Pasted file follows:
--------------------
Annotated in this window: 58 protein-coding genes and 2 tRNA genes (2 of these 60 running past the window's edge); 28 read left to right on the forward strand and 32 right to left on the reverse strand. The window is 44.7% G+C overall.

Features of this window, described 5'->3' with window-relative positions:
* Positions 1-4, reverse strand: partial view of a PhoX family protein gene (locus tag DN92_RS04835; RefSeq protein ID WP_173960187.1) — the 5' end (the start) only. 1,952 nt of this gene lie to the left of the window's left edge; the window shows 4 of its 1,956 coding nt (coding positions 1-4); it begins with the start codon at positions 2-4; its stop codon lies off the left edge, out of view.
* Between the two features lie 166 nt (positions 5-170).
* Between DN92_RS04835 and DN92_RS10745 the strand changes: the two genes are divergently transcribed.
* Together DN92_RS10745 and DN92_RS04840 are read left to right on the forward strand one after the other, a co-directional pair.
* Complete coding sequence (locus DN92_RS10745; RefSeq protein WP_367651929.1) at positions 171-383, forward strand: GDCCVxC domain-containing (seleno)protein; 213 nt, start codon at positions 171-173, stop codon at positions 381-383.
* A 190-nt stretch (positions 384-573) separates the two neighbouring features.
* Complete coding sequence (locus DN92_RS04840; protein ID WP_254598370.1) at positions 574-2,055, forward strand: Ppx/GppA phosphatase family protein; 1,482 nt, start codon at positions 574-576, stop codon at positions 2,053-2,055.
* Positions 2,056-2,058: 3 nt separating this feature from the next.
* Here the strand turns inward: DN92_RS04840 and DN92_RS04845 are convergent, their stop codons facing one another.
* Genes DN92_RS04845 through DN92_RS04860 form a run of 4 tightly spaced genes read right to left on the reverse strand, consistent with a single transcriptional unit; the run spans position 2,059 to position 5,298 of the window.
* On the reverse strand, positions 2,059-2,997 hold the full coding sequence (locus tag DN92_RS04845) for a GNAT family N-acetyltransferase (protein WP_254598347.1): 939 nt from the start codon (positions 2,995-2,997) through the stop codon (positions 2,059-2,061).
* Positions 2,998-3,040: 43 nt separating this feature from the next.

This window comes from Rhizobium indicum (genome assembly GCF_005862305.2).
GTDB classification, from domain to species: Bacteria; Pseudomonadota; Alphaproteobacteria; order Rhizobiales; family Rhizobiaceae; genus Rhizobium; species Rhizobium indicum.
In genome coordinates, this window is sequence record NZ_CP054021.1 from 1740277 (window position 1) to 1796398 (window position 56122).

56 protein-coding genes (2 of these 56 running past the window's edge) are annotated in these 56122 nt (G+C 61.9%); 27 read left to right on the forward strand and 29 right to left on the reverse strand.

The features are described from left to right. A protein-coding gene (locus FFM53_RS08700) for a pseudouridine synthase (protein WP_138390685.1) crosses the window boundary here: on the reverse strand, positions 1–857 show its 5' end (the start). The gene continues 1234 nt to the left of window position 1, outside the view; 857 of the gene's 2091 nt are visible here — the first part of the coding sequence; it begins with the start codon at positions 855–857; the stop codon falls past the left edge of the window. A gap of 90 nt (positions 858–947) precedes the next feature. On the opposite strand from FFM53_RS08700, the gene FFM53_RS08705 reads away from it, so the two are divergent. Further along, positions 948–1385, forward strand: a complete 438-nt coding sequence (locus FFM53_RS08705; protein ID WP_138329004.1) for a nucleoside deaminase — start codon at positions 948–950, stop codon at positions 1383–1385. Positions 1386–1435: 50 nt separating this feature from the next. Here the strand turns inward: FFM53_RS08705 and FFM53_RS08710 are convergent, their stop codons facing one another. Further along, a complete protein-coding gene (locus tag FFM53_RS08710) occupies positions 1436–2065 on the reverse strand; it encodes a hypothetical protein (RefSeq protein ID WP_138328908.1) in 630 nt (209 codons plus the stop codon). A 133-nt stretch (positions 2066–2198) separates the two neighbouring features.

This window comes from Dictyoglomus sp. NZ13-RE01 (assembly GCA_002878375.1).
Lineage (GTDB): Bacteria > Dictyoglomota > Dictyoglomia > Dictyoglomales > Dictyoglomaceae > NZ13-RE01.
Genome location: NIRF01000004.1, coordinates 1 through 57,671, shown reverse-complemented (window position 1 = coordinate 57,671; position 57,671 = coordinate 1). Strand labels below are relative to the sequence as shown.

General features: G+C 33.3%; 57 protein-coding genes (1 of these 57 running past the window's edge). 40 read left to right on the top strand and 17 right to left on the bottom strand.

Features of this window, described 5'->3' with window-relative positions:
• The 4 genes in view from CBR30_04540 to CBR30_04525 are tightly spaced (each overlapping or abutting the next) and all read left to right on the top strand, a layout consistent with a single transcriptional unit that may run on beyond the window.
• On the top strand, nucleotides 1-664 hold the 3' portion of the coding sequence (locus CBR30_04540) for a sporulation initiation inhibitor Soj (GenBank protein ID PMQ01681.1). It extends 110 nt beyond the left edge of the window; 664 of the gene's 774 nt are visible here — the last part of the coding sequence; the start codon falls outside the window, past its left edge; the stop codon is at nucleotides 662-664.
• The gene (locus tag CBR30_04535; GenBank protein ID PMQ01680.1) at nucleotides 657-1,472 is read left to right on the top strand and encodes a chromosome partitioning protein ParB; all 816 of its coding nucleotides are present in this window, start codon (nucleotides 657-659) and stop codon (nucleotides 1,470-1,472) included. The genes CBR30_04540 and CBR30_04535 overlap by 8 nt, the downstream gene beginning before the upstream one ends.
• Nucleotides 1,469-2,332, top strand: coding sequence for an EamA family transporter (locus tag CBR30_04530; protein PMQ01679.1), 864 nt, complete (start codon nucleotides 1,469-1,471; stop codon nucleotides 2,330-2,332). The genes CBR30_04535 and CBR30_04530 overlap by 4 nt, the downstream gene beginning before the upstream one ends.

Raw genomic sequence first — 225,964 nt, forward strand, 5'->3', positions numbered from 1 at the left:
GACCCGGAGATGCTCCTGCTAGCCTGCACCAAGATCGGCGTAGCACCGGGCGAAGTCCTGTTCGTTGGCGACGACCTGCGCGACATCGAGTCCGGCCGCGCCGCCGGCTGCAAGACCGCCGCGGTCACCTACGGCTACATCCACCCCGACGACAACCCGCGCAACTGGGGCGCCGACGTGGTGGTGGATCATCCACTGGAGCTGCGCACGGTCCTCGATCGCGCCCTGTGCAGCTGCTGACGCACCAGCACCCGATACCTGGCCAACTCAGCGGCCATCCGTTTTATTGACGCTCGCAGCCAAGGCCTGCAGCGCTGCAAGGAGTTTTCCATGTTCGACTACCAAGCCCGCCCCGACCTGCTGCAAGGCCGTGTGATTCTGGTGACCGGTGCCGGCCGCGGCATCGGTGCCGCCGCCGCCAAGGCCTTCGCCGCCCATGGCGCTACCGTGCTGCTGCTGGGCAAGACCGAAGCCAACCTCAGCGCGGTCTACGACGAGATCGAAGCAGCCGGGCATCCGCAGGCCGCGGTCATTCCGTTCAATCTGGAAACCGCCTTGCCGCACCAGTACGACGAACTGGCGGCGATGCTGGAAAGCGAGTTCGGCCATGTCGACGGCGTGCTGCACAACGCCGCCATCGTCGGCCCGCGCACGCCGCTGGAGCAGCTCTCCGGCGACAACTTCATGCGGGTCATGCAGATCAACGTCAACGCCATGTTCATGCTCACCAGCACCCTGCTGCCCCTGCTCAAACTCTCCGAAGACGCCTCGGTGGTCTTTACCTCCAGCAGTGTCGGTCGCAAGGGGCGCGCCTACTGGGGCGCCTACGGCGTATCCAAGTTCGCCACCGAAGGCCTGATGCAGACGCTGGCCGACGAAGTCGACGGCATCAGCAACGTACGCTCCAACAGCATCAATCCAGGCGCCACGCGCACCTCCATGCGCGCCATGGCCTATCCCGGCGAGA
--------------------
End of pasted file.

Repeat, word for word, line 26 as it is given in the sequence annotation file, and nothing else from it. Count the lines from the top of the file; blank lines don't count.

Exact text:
• On the top strand, nucleotides 1-664 hold the 3' portion of the coding sequence (locus CBR30_04540) for a sporulation initiation inhibitor Soj (GenBank protein ID PMQ01681.1). It extends 110 nt beyond the left edge of the window; 664 of the gene's 774 nt are visible here — the last part of the coding sequence; the start codon falls outside the window, past its left edge; the stop codon is at nucleotides 662-664.